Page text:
Yellow Wood Yoga
When people hear the words “yellow wood,” they immediately recall Robert Frost’s iconic words:
Two roads diverged in a yellow wood
And sorry I could not travel both
And be one traveller
And everyone knows how it ends: the speaker takes the “road less travelled by,” and that makes “all the difference.”
And yet, so misleading.
Too often, Frost’s poem is reduced to a cliched hymn to non-conformity, when in fact the poem has far more complexity. The speaker at first says that one road has been well traveled and the other hasn’t, but on second look admits that they were “really worn about the same” and that the roads “equally lay” before him. Further investigation shows that the poem isn’t what it seems to be about at all. It’s not about the importance of choosing the road less traveled but about “how way leads on to way,” how each path chosen leads to new paths, how choices lead to new sets of choices, how we can never get back to that original moment, that original moment of choice.
And so with yoga. Rather than being its stereotypes (childish escape from responsibility, mindless followers wearing flowing clothes and beads, or trendy exercise of the wealthy), yoga is a complex, layered practice that is much more than backbends and handstands. Part of yoga is about the poses, of course, but not in the way people often think. It’s not about achieving some ideal shape but about the beautiful tension in moving without striving, between pushing too far and not daring the edge. Every pose becomes a lesson in accepting the world and ourselves as we are in that moment. Another part of yoga is about breathing in certain ways that bring certain effects to our system. Yoga can lift our system, and yoga can lower it. Another part of yoga asks us to look at ourselves off the mat, at what we do and don’t do when we’re not doing the poses, how we cultivate well being in our actions, thoughts, and relationships. Clearly, there’s more to yoga than one person could understand in a lifetime. Even the name “yoga,” which means “union” or “yoke,” invites us to ask exactly what is being brought together: mind and body? Breath and movement? I and we? Yoga is a complex set of practices and principles that are surprisingly relevant to our modern world. So, yoga, like Frost’s poem, shows us a vision of the world and asks us to actively engage to hear its truth.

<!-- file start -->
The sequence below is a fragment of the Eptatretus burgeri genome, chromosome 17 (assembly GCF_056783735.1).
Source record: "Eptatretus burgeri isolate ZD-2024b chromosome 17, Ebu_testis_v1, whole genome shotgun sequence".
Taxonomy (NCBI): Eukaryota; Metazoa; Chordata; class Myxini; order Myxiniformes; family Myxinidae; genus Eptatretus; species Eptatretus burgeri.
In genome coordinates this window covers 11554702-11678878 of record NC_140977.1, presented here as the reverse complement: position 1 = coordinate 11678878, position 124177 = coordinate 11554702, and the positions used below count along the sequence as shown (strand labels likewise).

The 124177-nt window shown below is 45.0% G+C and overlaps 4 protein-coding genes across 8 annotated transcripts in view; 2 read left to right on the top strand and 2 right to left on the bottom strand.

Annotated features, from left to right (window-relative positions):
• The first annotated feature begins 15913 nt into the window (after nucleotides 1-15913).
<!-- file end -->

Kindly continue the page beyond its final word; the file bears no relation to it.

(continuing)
At Yellow Wood Yoga we believe in stepping onto the path with our eyes wide open, our feet firmly planted on the ground, curious to see what’s there, prepared to accept whatever we stumble upon.